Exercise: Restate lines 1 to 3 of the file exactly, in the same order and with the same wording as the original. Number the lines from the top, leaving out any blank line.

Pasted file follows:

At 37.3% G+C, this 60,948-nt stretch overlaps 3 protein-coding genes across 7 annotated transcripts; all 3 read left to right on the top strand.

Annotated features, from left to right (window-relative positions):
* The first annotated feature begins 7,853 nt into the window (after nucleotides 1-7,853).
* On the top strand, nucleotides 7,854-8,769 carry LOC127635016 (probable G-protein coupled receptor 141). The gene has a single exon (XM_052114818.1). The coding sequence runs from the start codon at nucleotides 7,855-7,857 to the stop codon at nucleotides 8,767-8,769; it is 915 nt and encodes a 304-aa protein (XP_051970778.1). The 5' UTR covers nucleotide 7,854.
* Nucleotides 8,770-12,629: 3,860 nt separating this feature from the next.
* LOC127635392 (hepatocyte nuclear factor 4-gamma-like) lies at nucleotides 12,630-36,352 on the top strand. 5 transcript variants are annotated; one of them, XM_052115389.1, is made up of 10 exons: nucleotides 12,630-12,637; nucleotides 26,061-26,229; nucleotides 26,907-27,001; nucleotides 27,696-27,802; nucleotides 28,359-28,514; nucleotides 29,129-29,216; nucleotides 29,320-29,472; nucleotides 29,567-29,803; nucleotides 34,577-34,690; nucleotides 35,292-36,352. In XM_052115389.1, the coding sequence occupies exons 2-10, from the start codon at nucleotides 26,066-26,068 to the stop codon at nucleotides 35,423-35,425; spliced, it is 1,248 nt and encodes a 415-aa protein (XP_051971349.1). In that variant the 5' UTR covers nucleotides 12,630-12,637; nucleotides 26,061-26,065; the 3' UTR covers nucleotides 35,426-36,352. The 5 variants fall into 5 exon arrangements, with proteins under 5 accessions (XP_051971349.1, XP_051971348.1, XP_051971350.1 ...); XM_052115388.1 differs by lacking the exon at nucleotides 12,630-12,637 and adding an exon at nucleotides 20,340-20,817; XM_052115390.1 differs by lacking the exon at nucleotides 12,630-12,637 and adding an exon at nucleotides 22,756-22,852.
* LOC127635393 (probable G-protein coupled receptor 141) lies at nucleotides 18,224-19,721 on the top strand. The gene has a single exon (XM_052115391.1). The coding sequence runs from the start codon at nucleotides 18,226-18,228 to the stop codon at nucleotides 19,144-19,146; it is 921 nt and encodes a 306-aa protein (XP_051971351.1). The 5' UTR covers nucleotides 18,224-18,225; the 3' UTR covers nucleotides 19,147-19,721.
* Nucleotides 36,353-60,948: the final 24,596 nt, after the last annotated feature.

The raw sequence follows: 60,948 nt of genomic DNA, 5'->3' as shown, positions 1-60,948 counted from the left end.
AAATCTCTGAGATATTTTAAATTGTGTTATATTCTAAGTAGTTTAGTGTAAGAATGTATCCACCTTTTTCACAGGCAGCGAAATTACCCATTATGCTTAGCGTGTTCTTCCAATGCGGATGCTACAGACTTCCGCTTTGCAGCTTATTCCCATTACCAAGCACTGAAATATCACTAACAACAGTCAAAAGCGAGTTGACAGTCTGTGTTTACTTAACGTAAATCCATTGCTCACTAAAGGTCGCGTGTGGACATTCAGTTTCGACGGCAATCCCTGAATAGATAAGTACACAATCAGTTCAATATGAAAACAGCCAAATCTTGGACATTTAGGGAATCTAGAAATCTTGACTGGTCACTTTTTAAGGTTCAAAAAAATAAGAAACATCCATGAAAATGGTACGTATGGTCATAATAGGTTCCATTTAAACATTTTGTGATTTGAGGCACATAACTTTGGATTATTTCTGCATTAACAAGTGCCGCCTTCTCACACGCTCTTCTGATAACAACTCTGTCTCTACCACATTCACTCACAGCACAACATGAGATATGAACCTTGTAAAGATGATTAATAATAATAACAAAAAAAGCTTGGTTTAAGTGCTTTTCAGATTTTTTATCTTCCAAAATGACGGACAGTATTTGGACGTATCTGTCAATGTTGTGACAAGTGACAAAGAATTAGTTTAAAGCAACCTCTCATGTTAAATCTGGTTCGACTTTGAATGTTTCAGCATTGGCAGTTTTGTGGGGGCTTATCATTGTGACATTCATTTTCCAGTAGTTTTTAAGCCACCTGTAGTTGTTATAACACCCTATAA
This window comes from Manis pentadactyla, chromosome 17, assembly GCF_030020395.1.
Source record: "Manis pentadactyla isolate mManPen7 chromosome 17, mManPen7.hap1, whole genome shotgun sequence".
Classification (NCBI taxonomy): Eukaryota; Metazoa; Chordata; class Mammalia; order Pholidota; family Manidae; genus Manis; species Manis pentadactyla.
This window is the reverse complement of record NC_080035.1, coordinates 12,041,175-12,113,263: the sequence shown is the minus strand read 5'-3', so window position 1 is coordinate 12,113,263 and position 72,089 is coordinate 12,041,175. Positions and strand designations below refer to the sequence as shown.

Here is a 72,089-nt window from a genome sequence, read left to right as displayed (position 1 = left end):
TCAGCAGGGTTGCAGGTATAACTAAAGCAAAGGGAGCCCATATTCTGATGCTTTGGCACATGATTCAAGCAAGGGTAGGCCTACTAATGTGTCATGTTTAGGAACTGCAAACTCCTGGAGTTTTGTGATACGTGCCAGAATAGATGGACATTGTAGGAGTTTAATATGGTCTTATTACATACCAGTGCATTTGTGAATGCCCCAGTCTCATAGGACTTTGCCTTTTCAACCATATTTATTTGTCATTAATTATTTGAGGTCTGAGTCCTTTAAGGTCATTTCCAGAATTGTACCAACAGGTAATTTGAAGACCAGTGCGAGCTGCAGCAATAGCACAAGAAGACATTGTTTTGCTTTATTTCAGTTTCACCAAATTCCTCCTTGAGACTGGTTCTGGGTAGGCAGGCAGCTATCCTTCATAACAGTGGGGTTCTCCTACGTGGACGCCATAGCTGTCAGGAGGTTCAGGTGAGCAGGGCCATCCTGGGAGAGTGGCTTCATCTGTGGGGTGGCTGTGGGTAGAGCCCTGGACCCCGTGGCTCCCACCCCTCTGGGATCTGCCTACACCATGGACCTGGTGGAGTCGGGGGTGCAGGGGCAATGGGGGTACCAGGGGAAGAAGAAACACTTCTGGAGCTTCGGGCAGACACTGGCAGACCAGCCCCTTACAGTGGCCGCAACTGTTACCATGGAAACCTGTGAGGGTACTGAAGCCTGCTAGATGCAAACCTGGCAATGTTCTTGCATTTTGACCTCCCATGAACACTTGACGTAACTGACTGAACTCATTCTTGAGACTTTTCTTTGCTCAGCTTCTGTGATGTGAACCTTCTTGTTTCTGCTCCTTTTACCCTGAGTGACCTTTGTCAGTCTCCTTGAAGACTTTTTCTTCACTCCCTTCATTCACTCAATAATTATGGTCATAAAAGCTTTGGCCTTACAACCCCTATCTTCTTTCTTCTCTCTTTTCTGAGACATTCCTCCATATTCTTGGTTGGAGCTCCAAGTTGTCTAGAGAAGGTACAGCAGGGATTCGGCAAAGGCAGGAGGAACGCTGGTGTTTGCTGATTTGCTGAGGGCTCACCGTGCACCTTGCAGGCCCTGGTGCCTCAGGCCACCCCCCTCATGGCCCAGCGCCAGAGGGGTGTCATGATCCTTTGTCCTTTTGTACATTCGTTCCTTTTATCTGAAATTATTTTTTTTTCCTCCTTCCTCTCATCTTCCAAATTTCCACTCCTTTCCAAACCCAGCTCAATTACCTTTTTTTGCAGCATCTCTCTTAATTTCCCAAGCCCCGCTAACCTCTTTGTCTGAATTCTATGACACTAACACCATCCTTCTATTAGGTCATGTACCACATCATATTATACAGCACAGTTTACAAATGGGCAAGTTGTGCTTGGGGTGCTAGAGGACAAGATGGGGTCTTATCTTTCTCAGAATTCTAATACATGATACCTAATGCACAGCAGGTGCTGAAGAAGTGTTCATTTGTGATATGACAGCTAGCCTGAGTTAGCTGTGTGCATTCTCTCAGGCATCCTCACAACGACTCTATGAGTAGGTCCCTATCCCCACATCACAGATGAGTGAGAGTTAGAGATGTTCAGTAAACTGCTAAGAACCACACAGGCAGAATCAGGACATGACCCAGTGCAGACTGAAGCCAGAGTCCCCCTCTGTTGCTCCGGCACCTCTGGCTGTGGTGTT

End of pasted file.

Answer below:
At 37.3% G+C, this 60,948-nt stretch overlaps 3 protein-coding genes across 7 annotated transcripts; all 3 read left to right on the top strand.

Annotated features, from left to right (window-relative positions):
* The first annotated feature begins 7,853 nt into the window (after nucleotides 1-7,853).